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Central sleep apnea and hypoventilation syndromes 

Central sleep apnea and hypoventilation syndromes
Central sleep apnea and hypoventilation syndromes

Mithri R. Junna

, Bernardo J. Selim

, and Timothy I. Morgenthaler

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date: 05 December 2020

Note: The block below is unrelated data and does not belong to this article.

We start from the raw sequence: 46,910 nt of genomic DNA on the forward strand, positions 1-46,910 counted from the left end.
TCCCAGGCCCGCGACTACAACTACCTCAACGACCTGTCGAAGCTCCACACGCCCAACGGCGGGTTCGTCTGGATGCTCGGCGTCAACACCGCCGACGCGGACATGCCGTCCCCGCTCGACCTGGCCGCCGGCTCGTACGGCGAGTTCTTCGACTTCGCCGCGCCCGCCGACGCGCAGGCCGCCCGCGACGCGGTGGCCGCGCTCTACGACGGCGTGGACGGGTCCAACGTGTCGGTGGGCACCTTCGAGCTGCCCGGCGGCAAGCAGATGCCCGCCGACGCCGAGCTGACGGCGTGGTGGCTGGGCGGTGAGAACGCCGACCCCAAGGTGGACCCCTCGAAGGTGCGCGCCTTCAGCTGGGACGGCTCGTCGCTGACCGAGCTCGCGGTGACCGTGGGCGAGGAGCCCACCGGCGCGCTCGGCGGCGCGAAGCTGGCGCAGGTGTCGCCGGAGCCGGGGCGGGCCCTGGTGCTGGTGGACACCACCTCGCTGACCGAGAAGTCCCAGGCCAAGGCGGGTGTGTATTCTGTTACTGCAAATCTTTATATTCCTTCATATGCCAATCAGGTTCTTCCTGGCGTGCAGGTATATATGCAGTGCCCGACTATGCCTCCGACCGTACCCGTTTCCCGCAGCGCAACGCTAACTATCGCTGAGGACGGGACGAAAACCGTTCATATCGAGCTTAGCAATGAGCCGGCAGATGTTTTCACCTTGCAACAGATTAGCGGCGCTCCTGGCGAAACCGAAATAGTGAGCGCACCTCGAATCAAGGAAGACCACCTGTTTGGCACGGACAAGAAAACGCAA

Sleep disordered breathing (SDB) may occur in a variety of ways. While obstructive sleep apnea is the most common of these, this chapter reviews the most common types of SDB that occur independently of upper airway obstruction. In many cases, there is concurrent upper airway obstruction and neurological respiratory dysregulation. Thus, along with attempts to correct the underlying etiologies (when present), stabilization of the upper airway is most often combined with flow generators (noninvasive positive pressure ventilation devices) that modulate the inadequate ventilatory pattern. Among these devices, when continuous positive airway pressure (CPAP) alone does not allow correction of SDB, adaptive servo-ventilation (ASV) is increasingly used for non-hypercapnic types of central sleep apnea (CSA), while bilevel PAP in spontaneous-timed mode (BPAP-ST) is more often reserved for hypercapnic CSA/alveolar hypoventilation syndromes. Coordination of care among neurologists, cardiologists, and sleep specialists will often benefit such patients.

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